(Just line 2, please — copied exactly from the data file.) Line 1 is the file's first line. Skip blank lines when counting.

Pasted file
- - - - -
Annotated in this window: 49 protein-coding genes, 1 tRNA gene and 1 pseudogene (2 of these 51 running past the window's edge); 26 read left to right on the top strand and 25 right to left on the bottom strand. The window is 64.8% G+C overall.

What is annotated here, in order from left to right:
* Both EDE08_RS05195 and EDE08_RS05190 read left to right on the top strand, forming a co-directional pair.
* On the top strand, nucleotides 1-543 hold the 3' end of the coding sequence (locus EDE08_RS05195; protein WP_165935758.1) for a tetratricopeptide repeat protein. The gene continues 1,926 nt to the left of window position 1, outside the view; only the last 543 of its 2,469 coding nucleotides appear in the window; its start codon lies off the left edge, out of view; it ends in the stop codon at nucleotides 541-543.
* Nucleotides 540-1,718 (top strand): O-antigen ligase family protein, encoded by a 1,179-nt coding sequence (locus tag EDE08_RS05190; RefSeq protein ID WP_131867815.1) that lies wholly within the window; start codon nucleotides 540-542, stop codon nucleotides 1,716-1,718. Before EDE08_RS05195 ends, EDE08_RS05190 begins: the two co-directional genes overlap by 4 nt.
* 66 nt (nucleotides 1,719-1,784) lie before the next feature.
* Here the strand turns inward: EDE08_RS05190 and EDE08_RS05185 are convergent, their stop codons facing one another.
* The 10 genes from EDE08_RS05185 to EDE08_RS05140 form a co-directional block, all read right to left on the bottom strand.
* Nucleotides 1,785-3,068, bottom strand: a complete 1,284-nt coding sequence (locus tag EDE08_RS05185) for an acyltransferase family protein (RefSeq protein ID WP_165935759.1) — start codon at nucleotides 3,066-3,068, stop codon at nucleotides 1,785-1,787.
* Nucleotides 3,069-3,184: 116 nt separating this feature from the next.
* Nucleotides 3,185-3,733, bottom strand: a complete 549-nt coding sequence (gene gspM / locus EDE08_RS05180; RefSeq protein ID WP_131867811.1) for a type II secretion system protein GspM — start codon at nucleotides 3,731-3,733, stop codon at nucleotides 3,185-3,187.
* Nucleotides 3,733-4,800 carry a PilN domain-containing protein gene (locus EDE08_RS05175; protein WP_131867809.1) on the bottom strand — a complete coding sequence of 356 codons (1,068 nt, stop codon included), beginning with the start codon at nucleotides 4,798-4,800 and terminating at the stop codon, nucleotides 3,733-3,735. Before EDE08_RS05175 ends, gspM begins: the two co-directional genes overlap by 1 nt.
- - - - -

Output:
What is annotated here, in order from left to right: